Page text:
With this new found organization, I managed to get out to do a video for one of Kevin's properties. Being able to do videos was one of the reasons I got the Mac. In the past, we've had a company come in plop their camera in the middle of the room, spin it slowly and voila - video done. dulllllldullllldulll. Figured I could do just as badly, but honestly hoping for much better. So Sunday, ran out to one of his open houses, scooted around took a bunch of video, then on Monday learned how to use the editing feature in iMovie. It was a combination of fun, frustrating and amusing - the bits I'd done in the trail-system next to the property looked like something lifted from the Blair Witch Project. Needless to say after a giggle, I deep-sixed that segment. But in the end, had something much better than the company we'd hired, told a bit of a story, and I think represents the house nicely. And, over the next few months am hoping to improve - more swish and flow in my panning, better use of the tripod (if you undo the correct handle, you can dip the camera without it sounding like you're breaking someones knees). Anyway, in my love/hate relationship with my Mac (yes, still) it was a love moment.
Which was a good thing, because the newsletter component was a week of serious dislike. In the Numbers program, still can't find how to copy formula down like I did in Excel (ctrl D), can't print just small segments of spreadsheets, moving between spreadsheets, the Mac puts you back up to the top of your 3,818 lined column rather than on the line where you you'd left it. The Pages program has no mail/label/merge feature. I was like a ping/pong going between Kevin's Dell and my own. I can't tell you how many times I said, when my Mac dies, I'm going back to a PC.
But like all dysfunctional relationships, last week was good, so, it's all sunshine and lollipops. And in the garden - we've had rain, buckets of it.
These wonderful felty salvia leaves have such a good form.
Who has more fun than a squirrel?
Can practically hear them mocking Bart.
Hydrangea quercifolia 'Alice' is doing magnificently this year. It really is more a Zone 6B, than 5B (US). It just shows what a difference a mild winter makes - it is covered in blossoms. Most years, I just have one or two. In this area, if you're interested in flowers, the species is a much better performer.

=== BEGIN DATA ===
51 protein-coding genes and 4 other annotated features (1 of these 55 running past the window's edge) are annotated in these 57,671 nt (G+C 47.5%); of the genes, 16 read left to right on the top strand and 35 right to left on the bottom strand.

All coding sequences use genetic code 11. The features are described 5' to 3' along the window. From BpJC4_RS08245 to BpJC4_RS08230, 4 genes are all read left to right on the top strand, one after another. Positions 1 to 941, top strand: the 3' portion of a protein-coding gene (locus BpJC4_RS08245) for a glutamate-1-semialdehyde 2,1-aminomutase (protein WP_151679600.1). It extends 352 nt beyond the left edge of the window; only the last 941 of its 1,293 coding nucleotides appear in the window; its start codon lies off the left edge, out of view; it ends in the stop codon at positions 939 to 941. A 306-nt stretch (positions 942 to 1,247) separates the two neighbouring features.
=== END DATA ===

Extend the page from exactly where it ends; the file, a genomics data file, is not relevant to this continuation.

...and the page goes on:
It just makes me so happy when all the green stuff is just so perfectly green. Anthyrium 'Ghost' was looking oh so sad due to the hot/dry May, but has rebounded to about 2/3s of its regular size.
This is a very whip-lashy sort of photo display from my garden to the Royal Botanical Garden - isn't this Phlomis tuberose 'Amazone' something you'd like to play with in your garden? Great form and repetition.
Same hosta upright and sideways - tag buried. This section of hosta were moved 5 times. I think the last time I just took the tags and threw them into the bottom of the hole.
I had just a bit of milkweed for the Monarchs. Note to everyone, there's no such thing. Normally I get out there early and yank bits to keep it under control. Anyway this year, while I was working in another section, I was gobsmacked to see the monarchs were back early and delighted to see them laying eggs, so guess who's leaving the milkweed alone. But, the monarchs aren't the only bugs who enjoy them, look at this cool little spider the colour of the inside of aluminium foil - he jumped out when I pulled the top leaves apart.
The allium are going mad all over the garden. I'm just at the point where I'm going to start to remove the seed heads early. There are sections that are definitely a bit too oniony. This is Allium nectaroscordum.
And under her skirts.
I'd found a small little bit of Lysimachia punctata 'Alexander' languishing under a hosta in the bed by the house. Moved it to where it can be seen and appreciated. Hopefully this move will give it a bit of life - it really does seem that it's one of those perennials that sort of melts out after a couple of years.
Very weird year for the poppies, they bloomed in two distinct periods. The first a couple of weeks ago, and these round, much smaller just this past week.
I was pretty cruel to my Brugmansia over the winter. But still, have been rewarded with a surprise comeback. Look at those wee bits of green.
Alas, I see composting in this Brug's future...
For the past few days we've had bright days with huge downpours at about 4:00 p.m. The temperature of Lake Ontario (13C) and the N.W. winds are providing this perfect gardening recipe. Here's the weather coming in from the North, right on schedule:
Some lovely digitalis from seed from a couple of years ago.
Allium christophii - this is a phenomenal reseeder.
Am going to finish here with one last photo of the Echicium rubra that's just starting to bloom. It's time to get out into the garden and do some weeding and give myself a manicure, because tomorrow is the Rosedale Garden Tour, which should be mahhhvelous, but dirt under the nails just won't do for such a tony event. Can hardly wait......